he said, “Well done, young man, the lord of your own love!”
and “Gather up some trophies of your scorn.

To you may Cupid’s bow and arms of Venus yield,
and even bold Minerva yield to you.

And so a sanctioned license stole my zeal for sinning,
and even longing for such things departed.

We split up, equally resentful and unhappy;
the reason for the split was modest life.

 

Translation by A.M. Juster

Like Someone Who Loves Herself Loving the One She Loves

We present this work in honor of the poet’s 30th birthday.

06-17 Sastre
Elvira Sastre
Spanish
b. 1992

If you had met me pure,
without a bad conscience,
without sorrow in my dreams,
without bites from others rooted in my shoulders.

Would you have bathed me in the morning light,
licked the sleep from my eyes,
stroked my insomnia,
caressed my wrinkled hands with your teeth?

And if I had dressed up
in something to look like you,
if I had lied to you telling you my truths,
if I had told you that you were the only one
and not the first.

Would you have undressed me with your eyes closed
and your expert hands,
kissed me while I told you about my life,
placed your name and mine
on a pedestal
and made this a love between equals?

And if I had sold myself
as the love of your life,

if I had bought you
as the love of mine.

Would we have fallen in love
like someone who loves herself
loving the one she loves?

I am With Those

We present this work in honor of the South African holiday, Youth Day.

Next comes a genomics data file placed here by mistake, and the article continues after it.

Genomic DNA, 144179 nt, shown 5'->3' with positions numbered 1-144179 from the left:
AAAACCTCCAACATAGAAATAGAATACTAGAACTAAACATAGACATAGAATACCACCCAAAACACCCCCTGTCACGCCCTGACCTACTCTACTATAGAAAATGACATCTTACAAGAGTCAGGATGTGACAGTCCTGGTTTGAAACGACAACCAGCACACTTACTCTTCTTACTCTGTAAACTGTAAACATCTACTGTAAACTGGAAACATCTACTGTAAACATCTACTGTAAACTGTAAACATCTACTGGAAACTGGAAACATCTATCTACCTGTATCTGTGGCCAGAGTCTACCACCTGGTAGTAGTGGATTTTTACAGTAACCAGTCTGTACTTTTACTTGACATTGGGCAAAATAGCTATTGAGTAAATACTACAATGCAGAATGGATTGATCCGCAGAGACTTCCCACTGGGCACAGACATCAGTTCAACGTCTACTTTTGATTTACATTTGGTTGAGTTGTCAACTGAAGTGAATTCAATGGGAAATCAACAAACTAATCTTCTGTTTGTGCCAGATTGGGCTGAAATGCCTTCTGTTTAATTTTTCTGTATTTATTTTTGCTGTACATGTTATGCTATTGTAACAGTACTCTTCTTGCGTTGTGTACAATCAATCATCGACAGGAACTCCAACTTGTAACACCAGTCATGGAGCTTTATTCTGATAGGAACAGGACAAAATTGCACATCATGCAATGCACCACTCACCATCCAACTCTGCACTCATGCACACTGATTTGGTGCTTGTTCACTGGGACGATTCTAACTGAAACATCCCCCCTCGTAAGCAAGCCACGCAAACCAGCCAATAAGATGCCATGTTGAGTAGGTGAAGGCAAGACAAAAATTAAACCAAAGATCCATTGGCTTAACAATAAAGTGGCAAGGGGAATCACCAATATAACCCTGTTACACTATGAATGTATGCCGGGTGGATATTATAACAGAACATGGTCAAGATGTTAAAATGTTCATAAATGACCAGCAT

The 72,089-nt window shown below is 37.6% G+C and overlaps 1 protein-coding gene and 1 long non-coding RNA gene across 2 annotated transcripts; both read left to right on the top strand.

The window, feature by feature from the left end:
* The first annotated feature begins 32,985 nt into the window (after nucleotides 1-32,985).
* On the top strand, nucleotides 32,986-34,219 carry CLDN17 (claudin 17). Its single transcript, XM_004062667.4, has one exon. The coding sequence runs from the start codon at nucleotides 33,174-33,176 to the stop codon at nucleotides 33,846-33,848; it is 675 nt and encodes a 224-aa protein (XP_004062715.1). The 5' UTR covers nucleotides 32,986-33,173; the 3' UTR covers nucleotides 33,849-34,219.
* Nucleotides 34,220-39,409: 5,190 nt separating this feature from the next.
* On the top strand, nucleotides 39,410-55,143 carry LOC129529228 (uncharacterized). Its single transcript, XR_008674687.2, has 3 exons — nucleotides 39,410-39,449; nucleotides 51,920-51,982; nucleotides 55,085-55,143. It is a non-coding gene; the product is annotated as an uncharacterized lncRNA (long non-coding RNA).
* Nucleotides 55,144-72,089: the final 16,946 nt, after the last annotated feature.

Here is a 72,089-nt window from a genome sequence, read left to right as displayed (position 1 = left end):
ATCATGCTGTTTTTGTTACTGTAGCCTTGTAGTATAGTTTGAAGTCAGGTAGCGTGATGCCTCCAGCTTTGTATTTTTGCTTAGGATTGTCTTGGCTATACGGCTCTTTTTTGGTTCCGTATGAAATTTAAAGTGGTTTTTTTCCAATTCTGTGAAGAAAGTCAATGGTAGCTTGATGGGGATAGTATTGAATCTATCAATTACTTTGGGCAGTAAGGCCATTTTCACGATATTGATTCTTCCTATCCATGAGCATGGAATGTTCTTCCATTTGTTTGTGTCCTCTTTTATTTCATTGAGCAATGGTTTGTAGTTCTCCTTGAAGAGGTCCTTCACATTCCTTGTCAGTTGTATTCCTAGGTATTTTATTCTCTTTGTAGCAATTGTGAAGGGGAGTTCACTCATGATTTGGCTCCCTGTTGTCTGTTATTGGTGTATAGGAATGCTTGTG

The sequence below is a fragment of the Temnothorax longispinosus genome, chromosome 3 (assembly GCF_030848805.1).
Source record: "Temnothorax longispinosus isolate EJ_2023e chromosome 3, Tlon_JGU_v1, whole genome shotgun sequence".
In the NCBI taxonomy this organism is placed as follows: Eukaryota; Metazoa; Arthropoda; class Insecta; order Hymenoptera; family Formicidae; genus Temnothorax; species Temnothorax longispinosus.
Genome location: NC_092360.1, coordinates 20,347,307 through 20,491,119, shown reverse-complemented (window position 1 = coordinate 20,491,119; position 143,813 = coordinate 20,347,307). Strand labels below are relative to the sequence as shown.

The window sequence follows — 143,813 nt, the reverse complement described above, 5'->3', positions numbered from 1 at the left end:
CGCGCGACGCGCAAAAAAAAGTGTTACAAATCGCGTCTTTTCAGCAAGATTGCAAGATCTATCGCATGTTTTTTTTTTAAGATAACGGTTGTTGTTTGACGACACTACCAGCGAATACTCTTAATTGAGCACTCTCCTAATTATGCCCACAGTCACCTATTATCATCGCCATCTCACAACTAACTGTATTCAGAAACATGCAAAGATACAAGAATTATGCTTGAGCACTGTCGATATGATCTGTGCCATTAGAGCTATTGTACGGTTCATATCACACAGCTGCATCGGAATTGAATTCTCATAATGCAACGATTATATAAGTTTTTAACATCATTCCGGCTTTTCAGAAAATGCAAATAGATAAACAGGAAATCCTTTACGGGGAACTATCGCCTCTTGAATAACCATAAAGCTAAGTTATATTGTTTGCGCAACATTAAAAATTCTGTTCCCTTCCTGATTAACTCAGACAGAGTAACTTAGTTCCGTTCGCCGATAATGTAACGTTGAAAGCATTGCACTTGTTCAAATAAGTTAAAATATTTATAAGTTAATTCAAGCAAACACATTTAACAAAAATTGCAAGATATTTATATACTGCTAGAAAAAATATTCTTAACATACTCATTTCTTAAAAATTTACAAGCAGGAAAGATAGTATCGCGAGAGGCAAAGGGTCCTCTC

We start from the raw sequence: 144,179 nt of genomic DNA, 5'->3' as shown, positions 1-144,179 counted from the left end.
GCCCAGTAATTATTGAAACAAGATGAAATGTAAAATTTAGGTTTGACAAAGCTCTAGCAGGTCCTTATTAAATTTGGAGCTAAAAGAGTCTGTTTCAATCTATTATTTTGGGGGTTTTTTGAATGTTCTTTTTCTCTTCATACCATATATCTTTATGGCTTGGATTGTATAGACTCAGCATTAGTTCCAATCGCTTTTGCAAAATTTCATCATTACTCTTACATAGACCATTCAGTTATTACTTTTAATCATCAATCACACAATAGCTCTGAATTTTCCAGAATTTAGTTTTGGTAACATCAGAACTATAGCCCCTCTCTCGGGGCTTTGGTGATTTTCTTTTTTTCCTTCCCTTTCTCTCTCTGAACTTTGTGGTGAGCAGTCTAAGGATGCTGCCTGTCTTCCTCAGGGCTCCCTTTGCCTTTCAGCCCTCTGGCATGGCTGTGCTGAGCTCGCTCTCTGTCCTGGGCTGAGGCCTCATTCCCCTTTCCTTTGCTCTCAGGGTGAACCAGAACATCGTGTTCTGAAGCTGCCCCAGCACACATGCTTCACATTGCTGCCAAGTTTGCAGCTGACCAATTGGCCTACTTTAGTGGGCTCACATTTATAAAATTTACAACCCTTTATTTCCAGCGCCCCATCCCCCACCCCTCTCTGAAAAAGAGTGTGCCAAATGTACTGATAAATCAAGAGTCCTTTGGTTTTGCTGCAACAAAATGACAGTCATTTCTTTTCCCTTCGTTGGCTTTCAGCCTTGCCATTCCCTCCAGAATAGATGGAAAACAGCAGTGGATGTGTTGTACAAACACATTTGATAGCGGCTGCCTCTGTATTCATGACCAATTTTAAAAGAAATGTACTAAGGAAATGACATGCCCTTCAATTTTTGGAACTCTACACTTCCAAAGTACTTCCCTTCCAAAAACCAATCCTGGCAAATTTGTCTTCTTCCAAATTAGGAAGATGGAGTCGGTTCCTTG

06-16 Jonker
Ingrid Jonker
South African
1933 – 1965

I am with those
who abuse sex
because the individual doesn’t count
with those who get drunk
against the abyss of the brain
against the illusion that life
once was good or had beauty or sense
against the garden parties of falsehood
against the silence that beats into the temples
with those who poor and old
race against death the atom-bomb of the days
and in shacks count the last
flies on the walls
with those stupefied in institutions
shocked with electric currents
through the cataracts of the senses
with those who have been depraived of their hearts
like the light out of the robot of safety
with those coloured, african dispossessed
with those who murder
because every death confirms anew
the lie of life
And please forget
about justice it doesn’t exist
about brotherhood it’s deceit
about love it has no right

The Light will Burn and Darken

We present this work in honor of the poet’s 155th birthday.

06-15 Balmont
Konstantin Balmont
Russian
1867 – 1942

 

The light will burn and darken, then burn with stronger blaze,
But unreturning darkens the sheen of youthful days.
Glow then, and be enkindled, the while thou still art young,
Let ever more undwindled the heart’s loud chords be strung,
That something be remembered in waning years of woe,
That chill old-age be lighted by that decayless glow,
Born of exalted fancies, and headstrong youth’s ado,
Heedless, but full of splendour, heedless and hallowed, too.

 

Translation by Paul Selver

Old Ironsides

We present this work in honor of Flag Day.

06-14 Holmes
Oliver Wendell Holmes
American
1809 – 1894

Ay, tear her tattered ensign down!
Long has it waved on high,
And many an eye has danced to see
That banner in the sky;
Beneath it rung the battle shout,
And burst the cannon’s roar; —
The meteor of the ocean air
Shall sweep the clouds no more.
Her deck, once red with heroes’ blood,
Where knelt the vanquished foe,
When winds were hurrying o’er the flood,
And waves were white below,
No more shall feel the victor’s tread,
Or know the conquered knee; —
The harpies of the shore shall pluck
The eagle of the sea!

Oh, better that her shattered hulk
Should sink beneath the wave;
Her thunders shook the mighty deep,
And there should be her grave;
Nail to the mast her holy flag,
Set every threadbare sail,
And give her to the god of storms,
The lightning and the gale!